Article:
The Pittsburgh Press (January 9, 1943)
Two young American naval officers were recently returning from duty with a fighting Murmansk convoy resort, they decided they would take the time to write out what they had observed on the voyage. What precautions should they have taken that had been neglected? Could any untried device be employed to frustrate and beat the enemy?
The young men argued and discussed. In the end, their suggestions numbered 23. A wise captain, looking over the paper, forwarded it to Washington. The Navy Department approved 19 of the 23 suggestions, put them into effort and warded medals to the boys.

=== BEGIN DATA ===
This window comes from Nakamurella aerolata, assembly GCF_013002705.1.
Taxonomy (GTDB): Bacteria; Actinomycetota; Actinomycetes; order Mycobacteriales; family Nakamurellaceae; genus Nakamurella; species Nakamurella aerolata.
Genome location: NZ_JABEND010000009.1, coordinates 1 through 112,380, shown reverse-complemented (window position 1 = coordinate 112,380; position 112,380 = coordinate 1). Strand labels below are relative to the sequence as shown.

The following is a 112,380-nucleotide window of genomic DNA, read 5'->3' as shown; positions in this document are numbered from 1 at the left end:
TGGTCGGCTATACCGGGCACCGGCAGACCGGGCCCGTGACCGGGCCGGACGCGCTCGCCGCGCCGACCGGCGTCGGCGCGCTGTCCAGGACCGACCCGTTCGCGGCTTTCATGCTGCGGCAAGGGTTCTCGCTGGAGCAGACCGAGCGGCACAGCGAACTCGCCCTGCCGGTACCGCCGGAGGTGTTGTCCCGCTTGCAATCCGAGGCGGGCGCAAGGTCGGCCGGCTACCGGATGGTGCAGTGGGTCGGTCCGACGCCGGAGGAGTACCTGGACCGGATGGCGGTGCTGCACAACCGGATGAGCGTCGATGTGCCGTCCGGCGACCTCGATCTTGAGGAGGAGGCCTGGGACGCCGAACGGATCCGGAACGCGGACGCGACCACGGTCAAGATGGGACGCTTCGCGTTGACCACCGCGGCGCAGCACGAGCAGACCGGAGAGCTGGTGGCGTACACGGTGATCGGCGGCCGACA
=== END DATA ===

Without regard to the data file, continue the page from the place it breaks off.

This is reassuring evidence that much-condemned “channels” are still open, and that the minds of the higher-ups are open, also. No less is there cheer in the evidence that American men, in this new and ghastly business of total war, can apply themselves to it and can learn it. If America encourages the free play of free minds, through free channels, it will not take long to make a veteran Army, a seasoned Navy.